In November 2018, VENCLEXTA was approved in combination with azacitidine, or decitabine, or low-dose cytarabine to treat adults with newly-diagnosed acute myeloid leukemia (AML) who are 75 years of age or older, or have other medical conditions that prevent the use of standard chemotherapy.[15]

References

[1] VENCLEXTA (venetoclax) [Package Insert]. North Chicago, Ill.: AbbVie Inc.
[2] American Cancer Society (2018). Chronic Lymphocytic Leukemia
(CLL). Accessed May 2019.
[3] Farrell A. Grant-Breakthrough Therapy Designation (CLL). Department of Health and Human Services. 2015:1-3.
[4] Farrell A. Grant-Breakthrough Therapy Designation (CLL). Department of Health and Human Services. 2015:1-3.
[5] Farrell A. Grant-Breakthrough Therapy Designation (AML). Department of Health and Human Services. 2016:1-3.
[6] Farrell A. Grant-Breakthrough Therapy Designation (AML). Department of Health and Human Services. 2017:1-3.
[7] Farrell A. Grant-Breakthrough Therapy Designation (CLL). Department of Health and Human Services. 2019:1-3.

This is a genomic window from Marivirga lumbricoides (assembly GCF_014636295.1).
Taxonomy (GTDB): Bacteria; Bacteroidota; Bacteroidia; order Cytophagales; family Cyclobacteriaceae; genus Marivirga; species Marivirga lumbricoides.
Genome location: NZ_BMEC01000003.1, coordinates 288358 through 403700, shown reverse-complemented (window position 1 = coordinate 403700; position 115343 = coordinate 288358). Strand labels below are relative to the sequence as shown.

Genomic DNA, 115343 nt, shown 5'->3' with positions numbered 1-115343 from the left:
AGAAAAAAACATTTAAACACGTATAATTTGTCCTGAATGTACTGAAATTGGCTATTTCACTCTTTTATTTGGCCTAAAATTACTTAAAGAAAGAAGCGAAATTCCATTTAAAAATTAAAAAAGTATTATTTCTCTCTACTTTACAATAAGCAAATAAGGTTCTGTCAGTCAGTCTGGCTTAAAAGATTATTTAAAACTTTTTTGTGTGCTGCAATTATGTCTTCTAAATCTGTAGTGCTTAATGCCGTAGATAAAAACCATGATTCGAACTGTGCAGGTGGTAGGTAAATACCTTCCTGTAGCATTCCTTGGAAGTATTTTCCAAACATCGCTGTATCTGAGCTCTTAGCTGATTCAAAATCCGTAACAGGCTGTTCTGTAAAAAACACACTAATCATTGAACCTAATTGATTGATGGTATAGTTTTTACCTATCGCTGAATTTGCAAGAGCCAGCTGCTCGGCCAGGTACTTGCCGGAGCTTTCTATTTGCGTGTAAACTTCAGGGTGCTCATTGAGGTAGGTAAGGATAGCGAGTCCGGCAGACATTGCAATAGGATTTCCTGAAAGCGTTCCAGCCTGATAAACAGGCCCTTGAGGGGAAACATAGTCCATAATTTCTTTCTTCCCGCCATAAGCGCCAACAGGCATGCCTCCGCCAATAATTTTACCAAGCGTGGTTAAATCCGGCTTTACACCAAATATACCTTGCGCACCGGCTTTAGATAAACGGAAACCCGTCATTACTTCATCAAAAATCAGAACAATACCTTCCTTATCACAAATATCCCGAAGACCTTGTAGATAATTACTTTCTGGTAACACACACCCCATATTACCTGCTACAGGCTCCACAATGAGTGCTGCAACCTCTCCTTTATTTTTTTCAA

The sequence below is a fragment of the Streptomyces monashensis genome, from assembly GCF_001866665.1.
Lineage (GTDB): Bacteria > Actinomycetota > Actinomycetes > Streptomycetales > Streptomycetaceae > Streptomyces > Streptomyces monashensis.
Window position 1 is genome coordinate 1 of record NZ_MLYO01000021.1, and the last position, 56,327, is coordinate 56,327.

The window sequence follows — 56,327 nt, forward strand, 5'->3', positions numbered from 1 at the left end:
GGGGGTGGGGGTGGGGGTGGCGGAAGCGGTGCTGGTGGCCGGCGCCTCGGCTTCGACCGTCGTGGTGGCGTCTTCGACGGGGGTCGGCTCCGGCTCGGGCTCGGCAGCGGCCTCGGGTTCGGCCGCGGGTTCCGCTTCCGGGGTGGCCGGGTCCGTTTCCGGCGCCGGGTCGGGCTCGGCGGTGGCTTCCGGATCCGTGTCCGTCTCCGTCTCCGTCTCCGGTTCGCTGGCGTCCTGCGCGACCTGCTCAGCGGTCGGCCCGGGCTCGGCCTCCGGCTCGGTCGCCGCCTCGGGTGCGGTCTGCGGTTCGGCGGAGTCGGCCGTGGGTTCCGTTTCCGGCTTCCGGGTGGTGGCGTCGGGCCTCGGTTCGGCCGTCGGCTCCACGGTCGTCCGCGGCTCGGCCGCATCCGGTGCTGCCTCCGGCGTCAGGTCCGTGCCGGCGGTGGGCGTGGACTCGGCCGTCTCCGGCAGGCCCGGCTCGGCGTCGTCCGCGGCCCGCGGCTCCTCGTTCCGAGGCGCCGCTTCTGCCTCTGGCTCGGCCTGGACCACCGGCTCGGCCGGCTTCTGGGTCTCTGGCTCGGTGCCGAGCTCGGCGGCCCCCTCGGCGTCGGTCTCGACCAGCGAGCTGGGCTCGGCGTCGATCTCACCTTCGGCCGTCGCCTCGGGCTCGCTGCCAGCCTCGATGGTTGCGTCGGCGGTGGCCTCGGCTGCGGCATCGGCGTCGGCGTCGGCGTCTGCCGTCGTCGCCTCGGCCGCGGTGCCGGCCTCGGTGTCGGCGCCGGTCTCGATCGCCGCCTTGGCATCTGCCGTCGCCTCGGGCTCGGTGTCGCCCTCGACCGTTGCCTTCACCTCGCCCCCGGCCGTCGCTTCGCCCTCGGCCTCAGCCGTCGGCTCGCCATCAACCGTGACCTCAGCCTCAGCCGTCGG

[8] A Prospective, Open-Label, Multicenter Randomized Phase III Trial to Compare The Efficacy and Safety of A Combined Regimen of Obinutuzumab and Venetoclax (GDC-0199/ABT-199) Versus Obinutuzumab and Chlorambucil in Previously Untreated Patients With CLL and Coexisting Medical Conditions. NCT02242942. Last Accessed February 2019.
[9] A study of venetoclax in combination with azacytidine versus azacytidine in treatment naïve subjects with acute myeloid leukemia who are ineligible for standard induction therapy. NCT02993523 Last accessed January 2019.
[10] A study of venetoclax in combination with low dose cytarabine versus low dose cytarabine alone in treatment naïve patients with acute myeloid leukemia who are ineligible for intensive chemotherapy. NCT03069352 Last accessed January 2019.
[11] Study evaluating ABT-199 in subjects with relapsed or refractory Multiple Myeloma. NCT01794520. Last accessed January 2019.
[12] A Phase 1 study evaluating the safety and pharmacokinetics of ABT-199 in subjects with relapsed or refractory Chronic Lymphocytic Leukemia and Non-Hodgkin Lymphoma. NCT01328626. Last accessed January 2019.
[13] A study evaluating venetoclax in combination with azacytidine in subjects with treatment-naïve higher-risk myelodysplastic syndromes (MDS). NCT02942290. Last accessed January 2019.
[14] U.S. Food and Drug Administration (2016). News and Events: FDA approves new drug for chronic lymphocytic leukemia in patients with a specific chromosomal abnormality. Last accessed January 2019.
[15] U.S. Food and Drug Administration (2018). Approved Drugs: FDA approves venetoclax in combination for AML in adults. Accessed January 2019.